Would you like to know where to find recycled furniture? Most people these days get their furniture from stores like IKEA (which apart from the leather sofas) is one of the most sustainable brands of the superstore warehouses, even if their items are a nightmare to put together. Find someone to do it for you instead at Task Rabbit. But a lot of the (especially more expensive) furniture still comes from rainforests, and cheaper furniture tends to fall apart, so this is wasteful too. Also see how to make your own furniture and polish your furniture (naturally).
This reclaimed teak rustic stool is suitable for indoor or outdoor use, and crafted from reclaimed wood, with a light wax finish. Perfect as a perch or for garden picnics, this stool has a sturdy structure and chunky appearance. Due to natural colourings and shapes, the pieces vary. As with all outdoor furniture, store inside or undercover during winter or harsh weather. Fully assembled. Over time, this will turn a soft grey colour.
Furniture is designed to be cheap. And that often means importing wood from tropical rainforests, so people can buy a wardrobe for £99. In the US, people throw out 12 million tons of furniture and furnishings each year, with only a small amount recycled. Mattresses say with stains, are not even taken by charities, so if you were caring for an ill relative, the mattress would have to go to landfill anyway.
Most furniture is of course made from wood. And wood is from trees, which gets chopped down. There are some wonderful images on this post of beautiful custom furniture from reclaimed wood. All well and good, but most people can’t afford to pay over a thousand pounds for a bed or table. So not to fear, we shall also look at more affordable options, if you are on a budget.
We may care about the rainforests. But did you know that England has lost 97% of its forests? And the government recently almost sold off the remaining ones to private industry (a David Cameron idea). Only a petition at 38 Degrees stopped it.
These pine boards from old railway stations, are made from reclaimed wood, and then handcrafted in a workshop by skilled craftsman. Supplied with copper colour pipe fitting, and given several coats of wax to bring out their beauty. All wax fixings are supplied. 108cm length or extra length for £10 more (152cm).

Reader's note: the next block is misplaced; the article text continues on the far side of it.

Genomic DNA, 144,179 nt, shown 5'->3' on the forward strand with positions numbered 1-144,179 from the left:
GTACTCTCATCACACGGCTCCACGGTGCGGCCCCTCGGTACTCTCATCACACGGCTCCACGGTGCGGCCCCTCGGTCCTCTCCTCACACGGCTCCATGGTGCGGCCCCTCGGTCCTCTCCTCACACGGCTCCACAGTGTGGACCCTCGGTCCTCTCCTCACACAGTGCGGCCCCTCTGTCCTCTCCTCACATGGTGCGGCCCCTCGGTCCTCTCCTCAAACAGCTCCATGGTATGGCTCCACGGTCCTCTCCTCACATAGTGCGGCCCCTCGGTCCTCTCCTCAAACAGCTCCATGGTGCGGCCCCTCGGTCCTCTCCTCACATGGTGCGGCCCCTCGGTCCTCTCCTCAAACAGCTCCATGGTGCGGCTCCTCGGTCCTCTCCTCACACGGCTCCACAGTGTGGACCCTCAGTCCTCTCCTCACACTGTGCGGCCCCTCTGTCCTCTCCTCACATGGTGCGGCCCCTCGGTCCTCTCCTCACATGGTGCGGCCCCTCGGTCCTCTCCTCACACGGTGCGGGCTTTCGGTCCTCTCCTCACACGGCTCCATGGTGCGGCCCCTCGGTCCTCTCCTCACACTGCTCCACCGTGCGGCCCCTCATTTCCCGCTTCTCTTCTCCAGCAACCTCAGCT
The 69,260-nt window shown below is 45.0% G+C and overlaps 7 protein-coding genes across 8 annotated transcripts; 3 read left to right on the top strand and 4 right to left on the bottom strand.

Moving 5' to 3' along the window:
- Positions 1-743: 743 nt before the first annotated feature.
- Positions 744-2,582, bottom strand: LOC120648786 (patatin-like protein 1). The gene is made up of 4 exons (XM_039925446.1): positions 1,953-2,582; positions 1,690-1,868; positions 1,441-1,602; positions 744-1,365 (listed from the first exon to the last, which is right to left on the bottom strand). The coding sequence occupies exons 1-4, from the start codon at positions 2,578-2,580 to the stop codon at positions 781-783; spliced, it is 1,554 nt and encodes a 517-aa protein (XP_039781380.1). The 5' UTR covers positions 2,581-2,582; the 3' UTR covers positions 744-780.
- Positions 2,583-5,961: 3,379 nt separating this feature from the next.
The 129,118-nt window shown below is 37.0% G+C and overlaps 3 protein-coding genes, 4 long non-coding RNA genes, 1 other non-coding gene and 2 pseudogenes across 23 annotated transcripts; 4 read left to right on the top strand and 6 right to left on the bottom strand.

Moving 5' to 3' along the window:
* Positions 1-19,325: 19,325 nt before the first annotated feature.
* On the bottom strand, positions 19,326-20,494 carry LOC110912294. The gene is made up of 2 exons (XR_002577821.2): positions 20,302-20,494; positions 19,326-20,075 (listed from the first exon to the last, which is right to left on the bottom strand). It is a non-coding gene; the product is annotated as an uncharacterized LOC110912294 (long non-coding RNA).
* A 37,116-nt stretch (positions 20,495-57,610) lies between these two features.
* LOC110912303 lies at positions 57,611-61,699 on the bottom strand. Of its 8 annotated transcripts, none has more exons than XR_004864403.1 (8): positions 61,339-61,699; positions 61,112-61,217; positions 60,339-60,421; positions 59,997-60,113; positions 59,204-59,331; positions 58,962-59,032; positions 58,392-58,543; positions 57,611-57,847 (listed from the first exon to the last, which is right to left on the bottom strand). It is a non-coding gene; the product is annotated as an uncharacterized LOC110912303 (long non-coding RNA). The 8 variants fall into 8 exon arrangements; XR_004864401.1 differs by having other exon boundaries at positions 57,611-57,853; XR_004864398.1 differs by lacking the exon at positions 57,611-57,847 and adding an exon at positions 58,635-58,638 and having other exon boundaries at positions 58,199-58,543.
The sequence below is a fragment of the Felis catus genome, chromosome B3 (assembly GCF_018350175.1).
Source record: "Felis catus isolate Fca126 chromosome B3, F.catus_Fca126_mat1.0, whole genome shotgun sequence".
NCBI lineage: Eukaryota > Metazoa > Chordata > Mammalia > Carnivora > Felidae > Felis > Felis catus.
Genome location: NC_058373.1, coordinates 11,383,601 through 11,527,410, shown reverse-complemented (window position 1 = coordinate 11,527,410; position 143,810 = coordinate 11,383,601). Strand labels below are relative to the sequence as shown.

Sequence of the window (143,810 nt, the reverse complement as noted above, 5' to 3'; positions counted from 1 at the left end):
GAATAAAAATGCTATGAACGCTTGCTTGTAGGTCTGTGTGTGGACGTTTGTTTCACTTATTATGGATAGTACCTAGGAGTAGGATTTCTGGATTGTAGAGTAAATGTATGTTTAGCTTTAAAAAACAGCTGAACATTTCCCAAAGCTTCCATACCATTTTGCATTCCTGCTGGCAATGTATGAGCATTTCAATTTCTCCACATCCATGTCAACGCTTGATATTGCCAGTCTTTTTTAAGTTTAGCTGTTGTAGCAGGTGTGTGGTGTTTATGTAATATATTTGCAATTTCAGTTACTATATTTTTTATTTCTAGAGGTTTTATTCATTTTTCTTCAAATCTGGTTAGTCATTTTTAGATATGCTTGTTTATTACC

In 2019, Brazilian ‘forest guardian’ Paulo Paulino Guajajara was killed by armed loggers. He said before his death ‘It makes me so mad to see this forest destruction. These people think they can come here, into our home, and help themselves to our forest? No. We won’t allow it. We don’t break into their houses and rob them, do we? My blood is boiling. I’m so angry’. His life was taken at just 26 years old.
80% of Brazilian hardwood is logged illegally, with almost 200 environmental activists having been killed in 2015 alone, trying to stop this, to protect the Amazon rainforest. A few years back, the Catholic nun Dorothy Stang (who lived in the rainforests trying to protect it and tribes from illegal foresting) was shot (witnesses say she prayed for her killers, as she died).
Sustainable Flatpack Furniture?
Not as much as Rust Collections (reclaimed and handmade)
It’s getting better, but only just. Ethical Consumer says that IKEA is by far the best, but even this store has its issues. It now uses 1% of all the world’s wood yet has hardly any recycled wood items (if others can do it, why can’t they?) IKEA stores are also designed to get you lost, so you buy more than you need.
IKEA also sells leather (not nice nor eco-friendly). It sells millions of meatballs (animal cruelty – they are not from free-range farms) and the company has a history of not using its massive wealth to pay its fair share of taxes. Having said that, it does have the most sustainable wood, and less toxic fire retardants.
B & Q is next, followed by most of the other big chains offering FSC-certified wood. This just means old forests are chopped down to make way for fast-growing plantations covered in chemicals. If wood is not FSC-certified, it’s likely from tropical rainforests. Ethical Consumer’s worst choice is NEXT (they don’t score well for ethics on clothes either), so it’s surprising they are so popular, considering they are not cheap.
Custom-Made Recycled Furniture
- Rust Collections (Buckinghamshire) makes beautiful handmade furniture from reclaimed wood. Choose from beds, stools, benches and tables, all finished with natural wax, to pass down generations.
- Etsy may be more known for selling crafts and blog themes, but it has many artisans who make handmade furniture from reclaimed wood. It’s not the cheapest, but it’s far cheaper than designer furniture from reclaimed wood, and will last as long.
- Full Grown actually ‘grows chairs’ from the ground. They are birthed (like a full-grown adult from a Flann O’Brien novel) by forming the branches around frames over a few years. It’s then removed from the tree and dried.
Recycled Furniture (on a budget)
Heather Stillufsen for Etsy
Custom-made recycled furniture made by artisans is lovely. But most people can’t afford it. So what are the options, if the only ‘affordable furniture’ is from the big stores (often not good quality, not sustainable and often it costs more to get sometime to put it together for you, than to buy?!)